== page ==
The Dement-Zinser House
105 Zinser Place
The Dement-Zinser House is open on
or by request March-October.
For a private tour outside normal hours or to access research materials, please call
309-635-3016 or 309 444-4793.
Over 150 Years of History
One of the oldest standing homes in Washington (IL), the Dement-Zinser house, sits at 105 Zinser Place and has been home to many prominent Washington figures. Originally built in 1858, the house has had eight different families call it home, most notable being Dr. Harley Zinser from 1905-1939. It was, at one time, a boarding home to railroad travelers, temporary housing for up and coming businessmen, and most recently, the headquarters of the Washington Historical Society (1994), now housing the memories of those who came before.
From its original owner, Richard C. Dement in 1858, to the well-known Dr. Harley Zinser’s restoration and ownership in 1905, it has been a landing point for many and stands as a sure structure in Washington.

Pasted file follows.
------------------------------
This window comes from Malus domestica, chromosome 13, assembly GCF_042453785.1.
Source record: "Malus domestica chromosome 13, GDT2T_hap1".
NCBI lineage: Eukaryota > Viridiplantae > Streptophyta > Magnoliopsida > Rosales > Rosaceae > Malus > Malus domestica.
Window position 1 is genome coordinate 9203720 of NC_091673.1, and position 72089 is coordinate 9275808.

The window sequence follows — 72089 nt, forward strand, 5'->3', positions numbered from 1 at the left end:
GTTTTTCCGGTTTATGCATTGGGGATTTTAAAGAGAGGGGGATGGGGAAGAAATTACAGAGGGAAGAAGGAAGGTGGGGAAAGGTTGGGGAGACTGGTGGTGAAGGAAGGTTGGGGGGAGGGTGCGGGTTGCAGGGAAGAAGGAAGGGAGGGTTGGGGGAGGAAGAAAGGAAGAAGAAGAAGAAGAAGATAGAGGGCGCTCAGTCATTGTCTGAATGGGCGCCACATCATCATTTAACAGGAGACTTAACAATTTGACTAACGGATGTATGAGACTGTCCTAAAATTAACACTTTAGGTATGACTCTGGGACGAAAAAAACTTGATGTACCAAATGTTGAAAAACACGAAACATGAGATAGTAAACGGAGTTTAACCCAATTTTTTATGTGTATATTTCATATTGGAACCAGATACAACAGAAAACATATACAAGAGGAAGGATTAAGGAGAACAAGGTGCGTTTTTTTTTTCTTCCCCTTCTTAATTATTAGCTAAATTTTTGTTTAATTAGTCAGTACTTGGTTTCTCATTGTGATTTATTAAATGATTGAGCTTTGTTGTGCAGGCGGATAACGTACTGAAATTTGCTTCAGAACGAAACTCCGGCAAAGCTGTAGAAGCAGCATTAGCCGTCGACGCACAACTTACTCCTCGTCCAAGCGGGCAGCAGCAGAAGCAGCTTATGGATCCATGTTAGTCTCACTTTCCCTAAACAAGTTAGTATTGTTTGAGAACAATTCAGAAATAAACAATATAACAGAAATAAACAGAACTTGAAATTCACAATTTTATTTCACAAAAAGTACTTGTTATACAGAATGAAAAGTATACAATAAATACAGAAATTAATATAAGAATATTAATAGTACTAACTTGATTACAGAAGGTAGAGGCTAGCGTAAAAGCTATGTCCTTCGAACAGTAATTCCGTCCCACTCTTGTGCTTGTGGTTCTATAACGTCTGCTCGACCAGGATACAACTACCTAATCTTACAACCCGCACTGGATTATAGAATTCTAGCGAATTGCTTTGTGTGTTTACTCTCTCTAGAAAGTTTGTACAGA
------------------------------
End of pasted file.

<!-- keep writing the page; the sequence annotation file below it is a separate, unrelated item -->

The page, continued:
The House: Style & Remodel
The house itself was constructed for Richard C. Dement in 1858 and is of the Post-Colonial style. It combines elements of both Federal and Greek and the only home in Washington to feature the Greek Revival style. It was first listed on the National Register of Historic Places in and was added to the Washington (IL) Historic Preservation Commission by the City of Washington in 2011. It currently serves as the headquarters of the Washington Historical Society.
In its original construction, the house was built with walls of bricks – thickness of 3 – and hand-hewn timbers in its frame. The floor plan included six rooms in its two-story stature and was constructed by contractor G. W. Gayle, who was noted as “our friend” to the Washington community.